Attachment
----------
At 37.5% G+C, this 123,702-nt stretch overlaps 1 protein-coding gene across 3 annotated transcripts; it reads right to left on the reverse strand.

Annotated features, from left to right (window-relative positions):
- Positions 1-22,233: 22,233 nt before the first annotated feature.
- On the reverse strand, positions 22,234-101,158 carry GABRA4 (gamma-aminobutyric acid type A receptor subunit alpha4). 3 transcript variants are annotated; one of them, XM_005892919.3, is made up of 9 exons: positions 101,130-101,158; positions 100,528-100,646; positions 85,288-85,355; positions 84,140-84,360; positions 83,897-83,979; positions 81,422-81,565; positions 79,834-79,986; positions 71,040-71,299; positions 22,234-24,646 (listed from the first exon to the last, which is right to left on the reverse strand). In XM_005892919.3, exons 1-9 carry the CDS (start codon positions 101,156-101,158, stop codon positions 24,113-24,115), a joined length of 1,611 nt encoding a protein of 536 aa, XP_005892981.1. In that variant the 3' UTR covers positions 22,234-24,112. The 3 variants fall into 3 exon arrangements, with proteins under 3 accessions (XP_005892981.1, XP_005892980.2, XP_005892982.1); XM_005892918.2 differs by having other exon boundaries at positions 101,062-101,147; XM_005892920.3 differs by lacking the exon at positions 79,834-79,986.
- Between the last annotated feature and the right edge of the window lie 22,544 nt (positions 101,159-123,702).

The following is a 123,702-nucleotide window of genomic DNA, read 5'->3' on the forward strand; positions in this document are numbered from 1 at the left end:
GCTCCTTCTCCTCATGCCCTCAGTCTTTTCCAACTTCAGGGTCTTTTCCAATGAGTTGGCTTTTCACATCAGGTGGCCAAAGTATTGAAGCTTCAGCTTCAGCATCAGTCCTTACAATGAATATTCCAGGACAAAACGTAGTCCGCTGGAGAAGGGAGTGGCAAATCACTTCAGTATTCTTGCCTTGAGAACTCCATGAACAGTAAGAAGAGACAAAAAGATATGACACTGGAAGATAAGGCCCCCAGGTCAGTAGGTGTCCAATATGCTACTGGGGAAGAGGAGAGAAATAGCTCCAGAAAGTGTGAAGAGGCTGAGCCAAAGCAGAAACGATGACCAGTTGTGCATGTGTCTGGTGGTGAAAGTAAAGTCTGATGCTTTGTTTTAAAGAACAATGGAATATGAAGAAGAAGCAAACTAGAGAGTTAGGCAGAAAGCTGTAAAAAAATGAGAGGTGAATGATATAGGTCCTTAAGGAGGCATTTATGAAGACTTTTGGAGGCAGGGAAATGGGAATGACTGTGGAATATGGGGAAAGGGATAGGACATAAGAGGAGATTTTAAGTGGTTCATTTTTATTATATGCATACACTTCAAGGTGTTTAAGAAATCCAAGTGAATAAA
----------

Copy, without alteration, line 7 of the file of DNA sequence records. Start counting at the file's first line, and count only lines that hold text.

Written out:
GCTCCTTCTCCTCATGCCCTCAGTCTTTTCCAACTTCAGGGTCTTTTCCAATGAGTTGGCTTTTCACATCAGGTGGCCAAAGTATTGAAGCTTCAGCTTCAGCATCAGTCCTTACAATGAATATTCCAGGACAAAACGTAGTCCGCTGGAGAAGGGAGTGGCAAATCACTTCAGTATTCTTGCCTTGAGAACTCCATGAACAGTAAGAAGAGACAAAAAGATATGACACTGGAAGATAAGGCCCCCAGGTCAGTAGGTGTCCAATATGCTACTGGGGAAGAGGAGAGAAATAGCTCCAGAAAGTGTGAAGAGGCTGAGCCAAAGCAGAAACGATGACCAGTTGTGCATGTGTCTGGTGGTGAAAGTAAAGTCTGATGCTTTGTTTTAAAGAACAATGGAATATGAAGAAGAAGCAAACTAGAGAGTTAGGCAGAAAGCTGTAAAAAAATGAGAGGTGAATGATATAGGTCCTTAAGGAGGCATTTATGAAGACTTTTGGAGGCAGGGAAATGGGAATGACTGTGGAATATGGGGAAAGGGATAGGACATAAGAGGAGATTTTAAGTGGTTCATTTTTATTATATGCATACACTTCAAGGTGTTTAAGAAATCCAAGTGAATAAA